Noise pollution at the MOC

My Zoom chat with an industry veteran took an unexpected turn when I asked about their take on this year's Munich show. "Our neighbours played so loud that we couldn't hear ourselves think. We asked them repeatedly to turn it down to no avail. Instead we were brushed off and told that they had paid extra 'to party'. They also insisted that things only sound good very loud. So we asked show management to intercede. They told us we'd done right to bring it to their attention and they'd handle it. Not. These exhibitors had taken out a very large room for an absolutely enormous very high-profile system. Perhaps management didn't really lean on them too much if at all?"

As arguably the largest most important international show of our industry, manufacturer attendance at Munich has become a virtual must. Such popularity equals high fees. Where a single-brand contract skips a year, they forfeit their usual room with no guarantee of securing any at all the following year. And nobody wants to be right next to the toilets or a subwoofer brand demoing their latest 21" monster with home theatre. It's why some brands partner up. Not only does room sharing reduce costs. It secures the same room the following year even where one participant takes a break. Given very stiff exhibit costs, you'd think it absolutely incumbent upon management to guarantee that all exhibitors enjoy the same opportunity to demo their wares without being pounded into oblivion by next-door competitors who constantly violate the event's 75dB SPL rule for civil coexistence. But that's apparently not so in practice.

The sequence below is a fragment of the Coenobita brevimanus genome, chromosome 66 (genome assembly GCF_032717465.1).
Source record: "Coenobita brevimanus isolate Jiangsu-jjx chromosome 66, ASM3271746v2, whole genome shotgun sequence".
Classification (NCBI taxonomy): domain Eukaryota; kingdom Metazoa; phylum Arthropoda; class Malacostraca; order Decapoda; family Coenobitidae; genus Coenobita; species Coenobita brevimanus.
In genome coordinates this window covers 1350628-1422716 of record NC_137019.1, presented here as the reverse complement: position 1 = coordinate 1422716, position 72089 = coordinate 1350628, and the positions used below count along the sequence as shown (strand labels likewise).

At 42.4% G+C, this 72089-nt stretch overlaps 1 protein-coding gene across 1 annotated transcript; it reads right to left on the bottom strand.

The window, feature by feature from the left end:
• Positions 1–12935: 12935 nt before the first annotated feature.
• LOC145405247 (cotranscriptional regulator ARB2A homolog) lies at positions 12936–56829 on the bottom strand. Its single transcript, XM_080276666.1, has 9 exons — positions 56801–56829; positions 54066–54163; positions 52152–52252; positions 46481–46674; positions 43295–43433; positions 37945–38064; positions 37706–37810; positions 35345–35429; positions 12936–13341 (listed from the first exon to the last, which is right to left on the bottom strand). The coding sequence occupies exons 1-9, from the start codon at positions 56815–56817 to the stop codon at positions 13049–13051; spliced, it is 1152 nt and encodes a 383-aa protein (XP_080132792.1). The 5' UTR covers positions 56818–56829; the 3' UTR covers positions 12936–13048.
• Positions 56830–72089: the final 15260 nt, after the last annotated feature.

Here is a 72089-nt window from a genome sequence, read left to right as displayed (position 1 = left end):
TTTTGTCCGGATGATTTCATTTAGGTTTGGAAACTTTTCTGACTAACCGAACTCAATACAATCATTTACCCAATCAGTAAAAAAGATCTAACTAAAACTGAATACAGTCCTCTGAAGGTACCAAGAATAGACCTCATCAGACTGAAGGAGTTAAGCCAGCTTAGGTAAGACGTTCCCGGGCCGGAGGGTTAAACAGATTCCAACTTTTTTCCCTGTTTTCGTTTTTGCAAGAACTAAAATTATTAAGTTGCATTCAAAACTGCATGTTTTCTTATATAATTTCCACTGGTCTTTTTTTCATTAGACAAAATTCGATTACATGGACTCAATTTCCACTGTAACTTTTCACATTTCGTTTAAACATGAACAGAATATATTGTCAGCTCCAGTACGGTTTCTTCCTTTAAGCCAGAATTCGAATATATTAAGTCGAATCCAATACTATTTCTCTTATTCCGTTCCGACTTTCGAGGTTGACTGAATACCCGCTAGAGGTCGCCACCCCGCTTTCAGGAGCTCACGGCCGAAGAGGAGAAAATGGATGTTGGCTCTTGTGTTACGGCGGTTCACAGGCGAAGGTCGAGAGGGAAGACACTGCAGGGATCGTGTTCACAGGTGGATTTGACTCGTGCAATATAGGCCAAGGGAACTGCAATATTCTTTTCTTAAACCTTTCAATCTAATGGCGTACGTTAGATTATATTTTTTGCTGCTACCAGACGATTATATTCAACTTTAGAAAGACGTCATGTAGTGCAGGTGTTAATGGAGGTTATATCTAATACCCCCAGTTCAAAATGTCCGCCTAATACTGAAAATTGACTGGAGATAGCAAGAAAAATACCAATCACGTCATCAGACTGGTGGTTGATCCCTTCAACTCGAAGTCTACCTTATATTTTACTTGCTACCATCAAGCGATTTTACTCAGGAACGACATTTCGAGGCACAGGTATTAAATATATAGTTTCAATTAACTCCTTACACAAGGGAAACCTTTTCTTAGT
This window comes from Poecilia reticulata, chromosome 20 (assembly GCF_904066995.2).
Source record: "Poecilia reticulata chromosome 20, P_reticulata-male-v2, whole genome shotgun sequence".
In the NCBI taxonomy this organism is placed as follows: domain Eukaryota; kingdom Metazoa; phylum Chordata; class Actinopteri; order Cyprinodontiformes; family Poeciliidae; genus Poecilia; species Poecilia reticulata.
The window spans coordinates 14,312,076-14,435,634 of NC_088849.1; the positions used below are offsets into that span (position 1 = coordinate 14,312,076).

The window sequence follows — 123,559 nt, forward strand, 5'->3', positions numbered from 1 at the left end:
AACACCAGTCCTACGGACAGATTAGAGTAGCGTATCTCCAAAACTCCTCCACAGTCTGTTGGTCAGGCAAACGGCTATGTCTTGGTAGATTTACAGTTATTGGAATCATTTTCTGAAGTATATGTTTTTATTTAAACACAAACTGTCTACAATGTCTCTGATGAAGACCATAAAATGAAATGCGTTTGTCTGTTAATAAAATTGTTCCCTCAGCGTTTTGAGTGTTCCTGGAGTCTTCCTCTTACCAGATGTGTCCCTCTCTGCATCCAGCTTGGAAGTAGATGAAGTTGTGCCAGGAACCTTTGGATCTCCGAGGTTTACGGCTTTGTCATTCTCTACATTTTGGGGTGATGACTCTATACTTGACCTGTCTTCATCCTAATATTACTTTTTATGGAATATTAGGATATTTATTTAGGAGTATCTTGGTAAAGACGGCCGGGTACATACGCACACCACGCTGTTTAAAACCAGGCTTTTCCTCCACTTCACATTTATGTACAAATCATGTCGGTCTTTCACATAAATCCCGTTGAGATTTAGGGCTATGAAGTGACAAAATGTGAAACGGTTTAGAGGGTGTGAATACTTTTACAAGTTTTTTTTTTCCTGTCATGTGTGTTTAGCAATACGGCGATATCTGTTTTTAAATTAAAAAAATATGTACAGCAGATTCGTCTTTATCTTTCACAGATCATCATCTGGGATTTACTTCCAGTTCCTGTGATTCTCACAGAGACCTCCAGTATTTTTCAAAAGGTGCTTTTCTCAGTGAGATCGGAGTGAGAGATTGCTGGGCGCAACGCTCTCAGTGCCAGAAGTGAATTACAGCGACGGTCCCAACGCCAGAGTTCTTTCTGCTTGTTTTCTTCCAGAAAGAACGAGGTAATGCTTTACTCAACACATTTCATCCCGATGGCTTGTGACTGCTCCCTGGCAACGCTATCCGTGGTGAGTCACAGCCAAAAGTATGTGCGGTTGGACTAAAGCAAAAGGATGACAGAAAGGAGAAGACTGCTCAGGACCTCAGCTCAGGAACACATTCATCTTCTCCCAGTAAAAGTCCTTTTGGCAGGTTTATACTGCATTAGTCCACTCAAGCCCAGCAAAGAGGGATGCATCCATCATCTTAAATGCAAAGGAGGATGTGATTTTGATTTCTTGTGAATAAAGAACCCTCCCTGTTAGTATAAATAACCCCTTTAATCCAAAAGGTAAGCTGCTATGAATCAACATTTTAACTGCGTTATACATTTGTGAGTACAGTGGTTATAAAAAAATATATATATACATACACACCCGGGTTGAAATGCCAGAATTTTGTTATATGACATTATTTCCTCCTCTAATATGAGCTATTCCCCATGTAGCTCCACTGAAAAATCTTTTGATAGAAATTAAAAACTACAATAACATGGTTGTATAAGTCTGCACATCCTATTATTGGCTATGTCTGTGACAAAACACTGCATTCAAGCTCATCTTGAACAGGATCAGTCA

Some neighbouring exhibitors thus have come to a gentleman's agreement. They alternate being active on the half hour. With proximity and sound leakage undermining both their rooms, alternating is a practical workaround. Such arrangements simply rely on mutuality. Without common courtesy, there's no fix. The loudness bully wins out and show management ends up playing favourites or not giving a shit. Neither is equitable for brands that pay a premium to attend only to be drowned out by incessant noise pollution from barbarian neighbours. And that hasn't yet mentioned the impact on attendees many of whom fly in from far away. It's why offboarding at alternate venues has become popular despite sacrificing raw foot traffic. Exhibitors and attendees thus face a tough choice. Be at the ultra-noisy carnival of the MOC to harness the greatest footfall yet sacrifice informative listening to cacophony; or demo offsite under more conducive conditions whilst seeing far fewer visitors who in turn must seek you out far more actively. For doing any actual new business, opting out entirely is pretty much out of the question for all but the most established brands. So no matter how frayed at the seams, the show must go on?